Adams Papers

To John Adams from Louisa Catherine Johnson Adams, 1 December 1822

Journal for 1822-23.

[1-2 Dec. 1822]

1 December 1822 This day being in tolerable health I renew my journal with the intention to pursue it through the Winter This Winter in consequence of the intriguing for the Presidency will be such an one as will furnish sufficient incident to make it interesting—As however I collect most of the news from mere publick rumour I do not vouch for the truth of it and it will of course be subject to the contrarieties fluctuations and prevarications of the times of publick report and the tattle of every day rumour—We attended at St. John’s Church to hear a funeral sermon on the death of Mrs. Middleton <[. . .]> a young lovely and interesting woman whose sweetness of disposition had gained the affection of all her acquaintance.—In a publick eulogy of this kind however we require subjects of more importance and lives sufficiently active and enlarged to afford material and scope for panegyric and though her death was uncommon it was not of such a nature as to bear the touch of publick record without the risk of infringing that delicacy which is the principal charm attached to her memory—Genl & Mrs. Van Ness were present as well as Mrs: Middleton—This was no doubt a great effort at fortitude but to me there is something so sacred in the grief of Parents or very near connections during the first days of their bereavement it is sort of sacrilege to display it to the cold unfeeling gaze of common spectators who feel a minutes woe then turn to gayer things and think of it no more—Was invited to spend the Evening with Mrs. Smith but was not well enough to go—Alone all day reading O. Meara The little mean tormenting tricks of Sir Hudson Lowe remind me of the Fairy Grognon and all those malign imps whom we read of in the Tales of the Genie who are always at the service of superior powers to inflict tortures on the unfortunate wretches who wreathe in their chains—To defend the character of Napoleon in all its points were indeed an Herculean labour but the voluntary submission he made to the English Nation ought to have exempted him from the petty tyranny to which he was subjected Chained to his Island all else should have been free and it is absolutely shocking and disgraceful to the feelings of human beings and Christians in this enlightened age and blasting to the Holy Alliance who are said not only to have sanctioned but to have urged it—Parables are drawn between this case and that of Queen Mary of Scots but even in a political light the cases are different Mary had an opportunity perpetually to intrigue being gifted with uncommon powers of fascination in the very midst of Elizabeth’s Subjects it was therefore absolutely essential to Elizabeth that she should be kept a close prisoner—Napoleon was out of possible reach of doing any extensive mischief he might therefore of been treated with all the indulgence which was possible always guarding his person with the utmost caution. There <were> are thirty Candidates for Clerk of the House from North South West, and East—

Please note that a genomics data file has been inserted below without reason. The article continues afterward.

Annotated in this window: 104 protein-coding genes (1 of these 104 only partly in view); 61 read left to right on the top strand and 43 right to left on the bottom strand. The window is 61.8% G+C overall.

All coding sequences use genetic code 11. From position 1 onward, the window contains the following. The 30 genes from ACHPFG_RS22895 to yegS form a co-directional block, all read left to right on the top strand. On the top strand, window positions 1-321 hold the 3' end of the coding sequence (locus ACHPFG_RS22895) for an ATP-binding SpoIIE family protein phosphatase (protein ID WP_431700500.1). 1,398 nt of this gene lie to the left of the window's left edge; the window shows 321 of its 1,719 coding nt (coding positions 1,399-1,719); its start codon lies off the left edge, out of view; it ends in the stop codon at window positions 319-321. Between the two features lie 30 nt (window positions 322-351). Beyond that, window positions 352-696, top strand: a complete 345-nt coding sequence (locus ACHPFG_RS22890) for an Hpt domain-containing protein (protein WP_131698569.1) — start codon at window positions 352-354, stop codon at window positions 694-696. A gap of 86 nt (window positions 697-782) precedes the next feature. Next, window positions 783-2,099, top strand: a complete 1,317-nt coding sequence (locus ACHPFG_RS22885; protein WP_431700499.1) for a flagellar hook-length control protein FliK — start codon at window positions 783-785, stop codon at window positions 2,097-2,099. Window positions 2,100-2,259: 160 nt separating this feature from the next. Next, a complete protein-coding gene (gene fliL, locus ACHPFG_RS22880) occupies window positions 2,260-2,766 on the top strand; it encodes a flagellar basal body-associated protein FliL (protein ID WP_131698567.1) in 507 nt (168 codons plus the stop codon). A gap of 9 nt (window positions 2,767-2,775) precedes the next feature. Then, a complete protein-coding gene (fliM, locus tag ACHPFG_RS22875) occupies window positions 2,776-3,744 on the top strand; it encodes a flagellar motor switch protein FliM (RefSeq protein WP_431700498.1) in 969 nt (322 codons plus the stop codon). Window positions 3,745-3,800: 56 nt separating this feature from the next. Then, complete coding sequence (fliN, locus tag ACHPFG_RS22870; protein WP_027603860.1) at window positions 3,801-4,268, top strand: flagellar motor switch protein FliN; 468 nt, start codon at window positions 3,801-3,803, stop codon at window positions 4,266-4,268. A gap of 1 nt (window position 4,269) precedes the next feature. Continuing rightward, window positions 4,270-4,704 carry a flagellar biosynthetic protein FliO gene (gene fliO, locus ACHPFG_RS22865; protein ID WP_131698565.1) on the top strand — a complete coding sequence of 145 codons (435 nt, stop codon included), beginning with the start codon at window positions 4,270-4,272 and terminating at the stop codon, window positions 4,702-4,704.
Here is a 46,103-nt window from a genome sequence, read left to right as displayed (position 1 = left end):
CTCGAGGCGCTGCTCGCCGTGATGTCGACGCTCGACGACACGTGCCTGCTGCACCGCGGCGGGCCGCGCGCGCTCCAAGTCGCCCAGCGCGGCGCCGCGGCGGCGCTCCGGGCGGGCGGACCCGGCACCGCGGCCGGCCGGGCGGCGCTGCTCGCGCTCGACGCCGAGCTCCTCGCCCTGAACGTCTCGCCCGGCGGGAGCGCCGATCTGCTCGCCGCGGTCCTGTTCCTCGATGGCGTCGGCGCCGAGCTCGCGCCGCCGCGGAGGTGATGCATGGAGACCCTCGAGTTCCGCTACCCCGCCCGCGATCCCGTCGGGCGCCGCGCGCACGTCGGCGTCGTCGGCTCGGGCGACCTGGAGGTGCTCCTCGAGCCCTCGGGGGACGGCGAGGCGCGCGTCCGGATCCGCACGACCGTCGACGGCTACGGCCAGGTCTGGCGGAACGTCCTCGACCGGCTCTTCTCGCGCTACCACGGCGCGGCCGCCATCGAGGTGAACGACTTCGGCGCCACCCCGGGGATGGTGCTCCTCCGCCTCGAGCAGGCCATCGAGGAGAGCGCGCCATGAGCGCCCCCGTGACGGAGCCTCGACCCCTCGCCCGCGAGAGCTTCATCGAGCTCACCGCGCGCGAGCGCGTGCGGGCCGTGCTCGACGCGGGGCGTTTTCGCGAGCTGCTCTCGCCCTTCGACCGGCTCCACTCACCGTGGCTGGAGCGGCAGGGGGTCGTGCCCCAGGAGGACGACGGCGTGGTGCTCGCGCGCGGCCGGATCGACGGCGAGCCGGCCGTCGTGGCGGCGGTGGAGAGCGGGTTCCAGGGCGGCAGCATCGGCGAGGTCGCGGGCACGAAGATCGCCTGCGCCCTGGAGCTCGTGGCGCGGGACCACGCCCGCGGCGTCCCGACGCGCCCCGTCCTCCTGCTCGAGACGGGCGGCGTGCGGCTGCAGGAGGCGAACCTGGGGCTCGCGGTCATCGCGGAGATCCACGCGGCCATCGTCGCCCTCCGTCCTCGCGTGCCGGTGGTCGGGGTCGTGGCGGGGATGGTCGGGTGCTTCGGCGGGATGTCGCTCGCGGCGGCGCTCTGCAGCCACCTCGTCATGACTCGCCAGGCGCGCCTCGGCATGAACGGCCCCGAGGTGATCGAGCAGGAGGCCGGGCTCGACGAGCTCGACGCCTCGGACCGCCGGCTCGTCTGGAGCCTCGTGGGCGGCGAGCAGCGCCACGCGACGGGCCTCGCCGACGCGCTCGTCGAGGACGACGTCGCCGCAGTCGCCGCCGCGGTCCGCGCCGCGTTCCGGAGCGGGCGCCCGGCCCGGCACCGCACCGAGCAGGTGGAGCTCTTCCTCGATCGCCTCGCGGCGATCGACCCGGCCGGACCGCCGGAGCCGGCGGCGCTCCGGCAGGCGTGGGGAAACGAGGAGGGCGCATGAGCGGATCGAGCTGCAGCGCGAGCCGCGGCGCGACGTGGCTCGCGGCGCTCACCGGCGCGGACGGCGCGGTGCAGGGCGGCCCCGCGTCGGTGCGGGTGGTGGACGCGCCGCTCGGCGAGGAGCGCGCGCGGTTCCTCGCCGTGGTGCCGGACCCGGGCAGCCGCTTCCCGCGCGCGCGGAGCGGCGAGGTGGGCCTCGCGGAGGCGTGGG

2 Com Rogers his Lady and Sister called on me—I was however so unwell that I could not receive company—Being however much better at about three o clock I had a visit from a Member of Congress who I believe was Mr Patterson of New York In consequence of my sickness last year I am almost a stranger to many of the Members and find myself much at a loss to know them—We had a singular conversation in which I gave my opinion very freely on upon some of the measures of Congress of last winter which I represented in as strong a light as I could as being cruel and unjust and falling in a most oppressive manner and upon a class of the community little able to support it—That in undertaking to make such Laws which are good in themselves they ought to modify them so as not to totally to destroy those on whom they operated that one of these had actually plunged whole families in to despair and turned them into the Street without bread—It would be far better to make character and conduct requisite to appointments than to take needy and vicious individuals into office by way of pay for their power of intrigue among their friends and connections in different parts of the Country This is indeed a base practice dishonourable to the Government which sanctions it and disgraceful to the Nation—Mr A– went to a party at Com Tingeys which I declined—My Tuesdays commencing tomorrow I must take care to keep up so as to receive my company—Mary received a Letter from Miss Meredith saying she would visit us in January—There was no choice of a clerk in the House after six Ballots—A Number of the Members have brought their families—Mr A– brought home a capital caricature just arrived from Mexico—It represents a Carriage full of men to the four are attached eight Horses two to each wheel and each pair has a driver who is whipping them on with great earnestness each taking a contrary direction to the four corners of the World—In the back ground is the fortress of Ulloa in possession of the Spaniards and the Commandant is represented looking through a telescope and anxiously watching the working of the carriage or rather its dismemberment that he may seize the occasion for his own advantage—and that of his Nation—It is ridiculously suited to our own times

The Vice President and his Lady have arrived and he is quite restored to health though perhaps not to spirits—He is to be a candidate for the Presidency—

MHi: Adams Papers.

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